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A Freaky Friday Extract from Lily Herne’s Zombie Novel Deadlands

DeadlandsDeadlands is the first ever zombie novel set in Cape Town. It’s the creepy tale of the living dead and how they took over the suburbs, in an area now designated as the “Deadlands”. A few people still remain, living on farmlands on the outskirts of the city where they are protected by the mysterious Guardians.

Here is an excerpt from chapter eight:

When I arrived home, brain buzzing with the day’s events, Dad was on his way out of the house. It was strange to see him without the Mantis hovering behind him.

‘Lele.’ He nodded at me as if we were just acquaintances instead of father and daughter. ‘School okay?’

I shrugged. ‘Dad, can I ask you a question?’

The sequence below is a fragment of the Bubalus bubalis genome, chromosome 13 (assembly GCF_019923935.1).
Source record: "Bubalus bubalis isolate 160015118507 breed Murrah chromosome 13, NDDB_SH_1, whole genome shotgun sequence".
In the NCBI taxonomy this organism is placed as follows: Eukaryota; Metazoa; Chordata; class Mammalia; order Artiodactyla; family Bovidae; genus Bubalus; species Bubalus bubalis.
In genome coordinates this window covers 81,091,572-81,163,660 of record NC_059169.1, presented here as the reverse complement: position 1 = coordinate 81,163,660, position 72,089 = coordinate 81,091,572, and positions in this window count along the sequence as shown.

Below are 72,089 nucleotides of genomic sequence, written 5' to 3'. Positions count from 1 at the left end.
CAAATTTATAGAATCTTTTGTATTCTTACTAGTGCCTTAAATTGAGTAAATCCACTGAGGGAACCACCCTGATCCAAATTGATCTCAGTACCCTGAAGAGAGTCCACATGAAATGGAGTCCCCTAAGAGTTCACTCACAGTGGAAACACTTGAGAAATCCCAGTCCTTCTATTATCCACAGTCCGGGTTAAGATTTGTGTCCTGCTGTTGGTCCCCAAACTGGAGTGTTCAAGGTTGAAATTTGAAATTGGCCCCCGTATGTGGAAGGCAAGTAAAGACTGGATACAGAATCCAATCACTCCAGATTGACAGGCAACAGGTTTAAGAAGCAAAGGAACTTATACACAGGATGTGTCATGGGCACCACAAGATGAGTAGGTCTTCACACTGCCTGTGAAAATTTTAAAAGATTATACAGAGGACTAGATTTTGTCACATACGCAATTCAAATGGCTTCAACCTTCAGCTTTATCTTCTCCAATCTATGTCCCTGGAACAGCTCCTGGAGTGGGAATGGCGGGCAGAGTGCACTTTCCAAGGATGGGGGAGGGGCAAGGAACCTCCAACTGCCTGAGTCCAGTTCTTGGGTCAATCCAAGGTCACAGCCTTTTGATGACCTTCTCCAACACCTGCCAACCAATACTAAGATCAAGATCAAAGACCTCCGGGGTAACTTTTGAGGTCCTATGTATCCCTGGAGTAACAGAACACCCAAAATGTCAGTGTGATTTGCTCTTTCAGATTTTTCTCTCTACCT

‘Sure.’

‘Do you really believe life is better now?’

‘What do you mean?’

‘Was life really so bad before the Rotters came?’

He shrugged. ‘There were problems, yes. Violence, of course. HIV. Unemployment. Drugs. Poverty.’

He sounded like one of the crap pamphlets the Resurrectionists handed out at their rallies. ‘So you’re saying that you really believe we’re better off? I mean, even though we can’t leave the enclave, and with the Lottery and everything?’

He plucked at the empty arm of his jacket. ‘In some ways, yes.’

‘But how can you say that after Mom . . . And after what the Guardians did to Jobe!’

He sighed. ‘There is always a price to pay, Lele.’

‘What kind of answer is that?’

‘I have to go,’ he said.

‘Where to?’

‘I’m on fence patrol tonight.’

I shivered. News of the city’s Rotter break-in four years earlier had reached the Agriculturals, and the thought of it had given me nightmares ever since. A pack of Rotters had slipped through a hole in the fence at the far reaches of the city and gone on a killing spree before the Guardians finally showed up and stopped them.

‘Checking to see the Rotters don’t break in?’ I said.

Dad sighed. ‘Don’t let your mother hear you calling them that, Lele.’

‘She’s not my mother.’

He sighed again. ‘I must go. I’m going to be late.’

I watched him walk away, shoulders hunched like a far older man, before heading for my room.

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